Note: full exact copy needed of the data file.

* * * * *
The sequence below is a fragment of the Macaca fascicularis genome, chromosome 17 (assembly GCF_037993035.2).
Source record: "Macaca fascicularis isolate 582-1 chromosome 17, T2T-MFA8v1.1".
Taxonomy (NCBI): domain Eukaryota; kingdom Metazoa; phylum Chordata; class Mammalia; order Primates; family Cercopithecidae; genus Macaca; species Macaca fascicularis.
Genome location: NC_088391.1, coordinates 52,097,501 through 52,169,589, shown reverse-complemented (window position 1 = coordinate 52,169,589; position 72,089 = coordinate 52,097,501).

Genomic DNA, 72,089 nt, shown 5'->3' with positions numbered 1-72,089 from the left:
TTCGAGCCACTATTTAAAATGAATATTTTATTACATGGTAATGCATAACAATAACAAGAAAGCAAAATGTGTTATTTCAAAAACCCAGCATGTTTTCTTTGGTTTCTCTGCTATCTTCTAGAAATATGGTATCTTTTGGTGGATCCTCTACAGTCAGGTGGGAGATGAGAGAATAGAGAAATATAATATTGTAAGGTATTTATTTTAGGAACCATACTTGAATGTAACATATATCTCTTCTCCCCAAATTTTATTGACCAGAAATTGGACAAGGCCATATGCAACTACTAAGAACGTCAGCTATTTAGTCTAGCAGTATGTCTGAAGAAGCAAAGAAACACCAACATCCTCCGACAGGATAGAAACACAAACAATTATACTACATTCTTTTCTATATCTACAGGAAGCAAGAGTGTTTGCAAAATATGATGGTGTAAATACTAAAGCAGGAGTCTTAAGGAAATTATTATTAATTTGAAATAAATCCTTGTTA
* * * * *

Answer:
The sequence below is a fragment of the Macaca fascicularis genome, chromosome 17 (assembly GCF_037993035.2).
Source record: "Macaca fascicularis isolate 582-1 chromosome 17, T2T-MFA8v1.1".
Taxonomy (NCBI): domain Eukaryota; kingdom Metazoa; phylum Chordata; class Mammalia; order Primates; family Cercopithecidae; genus Macaca; species Macaca fascicularis.
Genome location: NC_088391.1, coordinates 52,097,501 through 52,169,589, shown reverse-complemented (window position 1 = coordinate 52,169,589; position 72,089 = coordinate 52,097,501).

Genomic DNA, 72,089 nt, shown 5'->3' with positions numbered 1-72,089 from the left:
TTCGAGCCACTATTTAAAATGAATATTTTATTACATGGTAATGCATAACAATAACAAGAAAGCAAAATGTGTTATTTCAAAAACCCAGCATGTTTTCTTTGGTTTCTCTGCTATCTTCTAGAAATATGGTATCTTTTGGTGGATCCTCTACAGTCAGGTGGGAGATGAGAGAATAGAGAAATATAATATTGTAAGGTATTTATTTTAGGAACCATACTTGAATGTAACATATATCTCTTCTCCCCAAATTTTATTGACCAGAAATTGGACAAGGCCATATGCAACTACTAAGAACGTCAGCTATTTAGTCTAGCAGTATGTCTGAAGAAGCAAAGAAACACCAACATCCTCCGACAGGATAGAAACACAAACAATTATACTACATTCTTTTCTATATCTACAGGAAGCAAGAGTGTTTGCAAAATATGATGGTGTAAATACTAAAGCAGGAGTCTTAAGGAAATTATTATTAATTTGAAATAAATCCTTGTTA